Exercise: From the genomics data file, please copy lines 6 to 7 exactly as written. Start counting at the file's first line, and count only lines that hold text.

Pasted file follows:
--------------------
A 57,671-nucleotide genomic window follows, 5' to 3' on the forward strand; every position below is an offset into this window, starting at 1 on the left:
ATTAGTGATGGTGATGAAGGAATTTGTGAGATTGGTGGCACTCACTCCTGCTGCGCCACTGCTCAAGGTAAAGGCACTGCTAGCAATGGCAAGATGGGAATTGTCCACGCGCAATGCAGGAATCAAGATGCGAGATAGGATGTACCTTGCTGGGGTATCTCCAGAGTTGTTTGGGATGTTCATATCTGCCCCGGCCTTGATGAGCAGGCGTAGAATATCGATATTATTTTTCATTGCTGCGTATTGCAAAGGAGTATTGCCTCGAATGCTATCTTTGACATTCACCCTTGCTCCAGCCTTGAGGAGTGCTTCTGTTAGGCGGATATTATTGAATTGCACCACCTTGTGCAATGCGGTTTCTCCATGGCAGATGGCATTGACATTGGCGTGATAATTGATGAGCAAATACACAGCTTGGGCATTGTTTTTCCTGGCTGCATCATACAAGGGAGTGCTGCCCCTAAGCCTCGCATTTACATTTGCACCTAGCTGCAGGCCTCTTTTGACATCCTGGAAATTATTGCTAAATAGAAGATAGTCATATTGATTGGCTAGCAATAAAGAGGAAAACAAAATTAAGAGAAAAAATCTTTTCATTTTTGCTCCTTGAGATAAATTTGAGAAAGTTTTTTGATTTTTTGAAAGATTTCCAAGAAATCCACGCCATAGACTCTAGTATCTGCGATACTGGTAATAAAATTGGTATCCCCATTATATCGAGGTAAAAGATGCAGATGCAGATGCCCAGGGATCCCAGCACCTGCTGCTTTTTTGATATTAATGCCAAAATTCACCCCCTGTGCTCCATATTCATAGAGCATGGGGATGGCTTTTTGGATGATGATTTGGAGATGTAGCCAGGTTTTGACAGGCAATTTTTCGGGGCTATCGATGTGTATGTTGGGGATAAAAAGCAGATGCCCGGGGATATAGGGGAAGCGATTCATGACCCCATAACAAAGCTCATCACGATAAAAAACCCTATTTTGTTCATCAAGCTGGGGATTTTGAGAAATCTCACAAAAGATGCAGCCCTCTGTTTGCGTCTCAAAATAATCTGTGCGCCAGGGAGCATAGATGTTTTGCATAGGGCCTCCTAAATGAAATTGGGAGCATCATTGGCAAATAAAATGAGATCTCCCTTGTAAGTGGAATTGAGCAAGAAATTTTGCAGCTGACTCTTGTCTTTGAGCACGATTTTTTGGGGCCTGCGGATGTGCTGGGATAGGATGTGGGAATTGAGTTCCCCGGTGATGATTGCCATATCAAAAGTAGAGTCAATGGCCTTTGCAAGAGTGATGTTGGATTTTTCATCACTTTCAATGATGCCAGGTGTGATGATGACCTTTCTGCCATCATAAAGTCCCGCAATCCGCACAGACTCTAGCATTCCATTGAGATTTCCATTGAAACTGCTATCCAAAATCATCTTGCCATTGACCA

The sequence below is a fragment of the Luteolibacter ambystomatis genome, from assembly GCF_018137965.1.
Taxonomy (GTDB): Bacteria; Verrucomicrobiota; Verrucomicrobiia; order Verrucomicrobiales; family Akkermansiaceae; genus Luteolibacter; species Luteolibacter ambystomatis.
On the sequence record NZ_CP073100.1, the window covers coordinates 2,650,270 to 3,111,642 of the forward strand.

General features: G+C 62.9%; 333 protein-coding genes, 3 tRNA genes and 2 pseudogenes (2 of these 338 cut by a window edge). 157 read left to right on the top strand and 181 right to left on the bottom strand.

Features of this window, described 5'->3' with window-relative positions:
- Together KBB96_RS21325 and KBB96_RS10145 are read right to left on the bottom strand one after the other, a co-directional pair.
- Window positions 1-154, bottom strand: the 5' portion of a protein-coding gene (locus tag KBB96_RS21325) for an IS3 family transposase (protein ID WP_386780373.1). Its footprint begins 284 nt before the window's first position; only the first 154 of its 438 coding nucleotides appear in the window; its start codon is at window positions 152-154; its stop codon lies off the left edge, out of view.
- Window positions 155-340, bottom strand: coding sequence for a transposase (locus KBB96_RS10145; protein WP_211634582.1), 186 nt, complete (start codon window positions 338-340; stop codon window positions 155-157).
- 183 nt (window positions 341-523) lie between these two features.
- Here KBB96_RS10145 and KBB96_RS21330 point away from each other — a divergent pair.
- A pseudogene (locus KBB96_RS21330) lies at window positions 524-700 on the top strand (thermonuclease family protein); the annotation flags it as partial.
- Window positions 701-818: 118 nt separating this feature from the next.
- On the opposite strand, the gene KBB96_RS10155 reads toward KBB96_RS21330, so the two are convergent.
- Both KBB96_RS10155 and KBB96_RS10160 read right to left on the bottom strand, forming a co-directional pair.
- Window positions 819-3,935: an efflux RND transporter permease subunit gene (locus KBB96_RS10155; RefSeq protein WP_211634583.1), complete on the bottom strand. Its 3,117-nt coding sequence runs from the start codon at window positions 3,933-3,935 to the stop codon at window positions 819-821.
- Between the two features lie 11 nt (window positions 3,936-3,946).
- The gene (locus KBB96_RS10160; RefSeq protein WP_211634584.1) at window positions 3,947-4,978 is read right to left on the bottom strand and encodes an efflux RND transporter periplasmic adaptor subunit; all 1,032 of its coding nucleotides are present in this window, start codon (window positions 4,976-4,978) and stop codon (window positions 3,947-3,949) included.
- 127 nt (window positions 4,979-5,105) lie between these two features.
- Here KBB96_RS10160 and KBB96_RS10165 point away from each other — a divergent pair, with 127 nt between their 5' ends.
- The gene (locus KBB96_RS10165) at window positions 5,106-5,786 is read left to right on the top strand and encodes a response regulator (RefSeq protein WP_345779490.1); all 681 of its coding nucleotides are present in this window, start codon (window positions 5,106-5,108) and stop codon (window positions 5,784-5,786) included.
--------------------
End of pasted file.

General features: G+C 62.9%; 333 protein-coding genes, 3 tRNA genes and 2 pseudogenes (2 of these 338 cut by a window edge). 157 read left to right on the top strand and 181 right to left on the bottom strand.

Features of this window, described 5'->3' with window-relative positions: